Microsoft's Windows 10 has been widely praised for all the innovations it introduced. But while techies have nothing but love for the new operating system, countless other users are complaining of numerous things.
There's a steady stream of complaints coming in from customers who have limited internet options – those with either slow connections or those living in remote areas – who have a data cap in place.
One example is Maureen Hilyard from the Cook Islands. The unlucky lady was shocked when she received her internet bill and found that it came to about US $400 for just one month, even though she was mostly away on a trip. As it turns out, the culprit was the automatic updates for Windows 10.
Despite the iffy details, the situation has raised red flags, and the consumer group EFA is gearing up for the concerns and complaints that they predict will follow.
According to Jon Lawrence, EFA Executive Officer, in situations where "internet access is both painfully slow and seriously expensive, these forced updates are almost literally forcing people off the internet and are resulting in massive excess data charges."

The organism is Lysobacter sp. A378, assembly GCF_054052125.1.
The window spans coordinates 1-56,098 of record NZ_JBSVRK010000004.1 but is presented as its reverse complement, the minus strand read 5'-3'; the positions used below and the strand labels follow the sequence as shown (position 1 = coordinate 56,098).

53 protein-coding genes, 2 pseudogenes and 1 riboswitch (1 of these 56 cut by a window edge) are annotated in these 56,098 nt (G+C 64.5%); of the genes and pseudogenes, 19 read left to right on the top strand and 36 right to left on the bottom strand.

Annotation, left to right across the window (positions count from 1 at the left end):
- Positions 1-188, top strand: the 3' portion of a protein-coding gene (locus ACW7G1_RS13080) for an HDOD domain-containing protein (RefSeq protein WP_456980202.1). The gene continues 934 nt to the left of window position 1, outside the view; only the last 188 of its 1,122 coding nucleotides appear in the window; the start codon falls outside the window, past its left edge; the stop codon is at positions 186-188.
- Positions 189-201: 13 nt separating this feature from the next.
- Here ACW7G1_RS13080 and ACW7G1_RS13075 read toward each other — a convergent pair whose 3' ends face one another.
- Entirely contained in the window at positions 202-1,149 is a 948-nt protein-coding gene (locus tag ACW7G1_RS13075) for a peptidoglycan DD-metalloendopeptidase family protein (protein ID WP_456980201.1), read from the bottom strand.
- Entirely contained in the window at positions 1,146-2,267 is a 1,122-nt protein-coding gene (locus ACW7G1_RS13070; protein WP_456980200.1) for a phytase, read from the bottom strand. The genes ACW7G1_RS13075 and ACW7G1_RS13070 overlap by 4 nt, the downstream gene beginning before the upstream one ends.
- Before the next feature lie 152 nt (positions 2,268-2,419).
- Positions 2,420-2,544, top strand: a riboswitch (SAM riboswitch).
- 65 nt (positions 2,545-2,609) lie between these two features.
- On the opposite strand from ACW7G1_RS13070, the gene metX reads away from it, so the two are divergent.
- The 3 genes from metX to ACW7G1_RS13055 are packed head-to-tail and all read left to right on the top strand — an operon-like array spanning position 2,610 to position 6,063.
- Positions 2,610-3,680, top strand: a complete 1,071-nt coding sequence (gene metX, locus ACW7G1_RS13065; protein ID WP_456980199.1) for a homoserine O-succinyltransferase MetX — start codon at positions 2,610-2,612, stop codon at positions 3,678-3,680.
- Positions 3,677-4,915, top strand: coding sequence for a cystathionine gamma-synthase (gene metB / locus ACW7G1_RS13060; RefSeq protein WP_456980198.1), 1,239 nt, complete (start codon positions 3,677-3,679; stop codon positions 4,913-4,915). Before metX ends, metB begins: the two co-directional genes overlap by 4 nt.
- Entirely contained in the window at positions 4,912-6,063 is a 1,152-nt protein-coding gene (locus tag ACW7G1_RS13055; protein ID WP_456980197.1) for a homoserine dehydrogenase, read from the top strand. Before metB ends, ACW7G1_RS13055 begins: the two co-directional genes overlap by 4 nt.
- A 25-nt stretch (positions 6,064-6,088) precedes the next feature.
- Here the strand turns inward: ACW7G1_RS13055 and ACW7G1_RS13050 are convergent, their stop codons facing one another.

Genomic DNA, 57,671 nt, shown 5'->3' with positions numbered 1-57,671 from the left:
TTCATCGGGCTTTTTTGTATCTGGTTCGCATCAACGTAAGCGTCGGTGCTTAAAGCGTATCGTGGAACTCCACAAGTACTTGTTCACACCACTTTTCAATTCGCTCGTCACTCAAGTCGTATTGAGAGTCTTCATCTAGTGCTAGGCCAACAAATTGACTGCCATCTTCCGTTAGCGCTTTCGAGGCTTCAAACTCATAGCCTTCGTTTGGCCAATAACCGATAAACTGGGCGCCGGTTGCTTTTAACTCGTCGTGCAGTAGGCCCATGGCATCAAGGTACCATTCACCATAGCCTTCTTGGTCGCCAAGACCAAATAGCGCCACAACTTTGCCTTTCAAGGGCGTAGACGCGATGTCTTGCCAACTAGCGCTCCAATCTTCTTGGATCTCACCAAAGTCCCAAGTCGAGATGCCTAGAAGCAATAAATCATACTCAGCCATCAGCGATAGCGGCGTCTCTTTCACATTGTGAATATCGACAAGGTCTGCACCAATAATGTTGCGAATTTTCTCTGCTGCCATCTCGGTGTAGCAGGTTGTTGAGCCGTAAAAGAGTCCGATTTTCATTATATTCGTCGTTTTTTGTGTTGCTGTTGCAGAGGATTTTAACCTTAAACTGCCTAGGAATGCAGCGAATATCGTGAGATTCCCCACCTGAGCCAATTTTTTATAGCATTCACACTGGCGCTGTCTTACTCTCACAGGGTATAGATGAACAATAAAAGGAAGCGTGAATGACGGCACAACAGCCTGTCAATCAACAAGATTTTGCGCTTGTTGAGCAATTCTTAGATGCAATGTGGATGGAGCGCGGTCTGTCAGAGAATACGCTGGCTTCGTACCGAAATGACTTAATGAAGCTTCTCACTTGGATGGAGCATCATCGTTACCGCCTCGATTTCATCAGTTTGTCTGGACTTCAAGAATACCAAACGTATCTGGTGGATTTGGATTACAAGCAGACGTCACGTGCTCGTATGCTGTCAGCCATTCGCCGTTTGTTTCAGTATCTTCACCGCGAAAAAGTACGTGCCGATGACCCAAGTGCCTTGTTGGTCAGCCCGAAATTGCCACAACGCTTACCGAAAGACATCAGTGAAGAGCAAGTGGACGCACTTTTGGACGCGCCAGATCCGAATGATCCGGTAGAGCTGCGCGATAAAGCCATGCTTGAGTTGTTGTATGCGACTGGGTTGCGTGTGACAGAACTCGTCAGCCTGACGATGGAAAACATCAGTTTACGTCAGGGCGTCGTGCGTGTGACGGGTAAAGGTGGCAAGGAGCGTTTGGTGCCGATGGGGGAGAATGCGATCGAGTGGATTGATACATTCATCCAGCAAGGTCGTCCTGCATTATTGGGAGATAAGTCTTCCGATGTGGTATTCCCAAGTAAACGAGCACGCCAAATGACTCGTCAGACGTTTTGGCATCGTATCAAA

It's easy to see why Microsoft has made the updates automatic, as that makes for better online security. On one hand, if users are given the option to disable updates, they might fall victim to bots and security holes that can easily be hacked and exploited, making it dangerous for everybody. On the other, internet access and plan rates differ across countries, so consumers in specific countries might not be able to keep up with the updates or will have to shell out more money for it.
What most consumers are unaware of is that, aside from the automatic OS patches, Windows 10 apps are also updated automatically and users have no option for stopping the patches. This means that users will be downloading fixes and updates for each and every software that they have installed from the Windows Store.
Alarmingly, Microsoft has confirmed it piggybacks on users' internet connection to upload software to other users via the "peer-to-peer" technology. This practice will help lighten the load shouldered by Microsoft's servers but it's a load that will then be carried by consumers with slow internet connections or data caps.
To be fair, Microsoft has placed a "metered connection" option that informs Windows 10 that the user's connection is capped. When there's an update, the user is notified and can then choose whether to delay the upgrade or to continue with it.
[Image via YouTube, edited by Val Powell]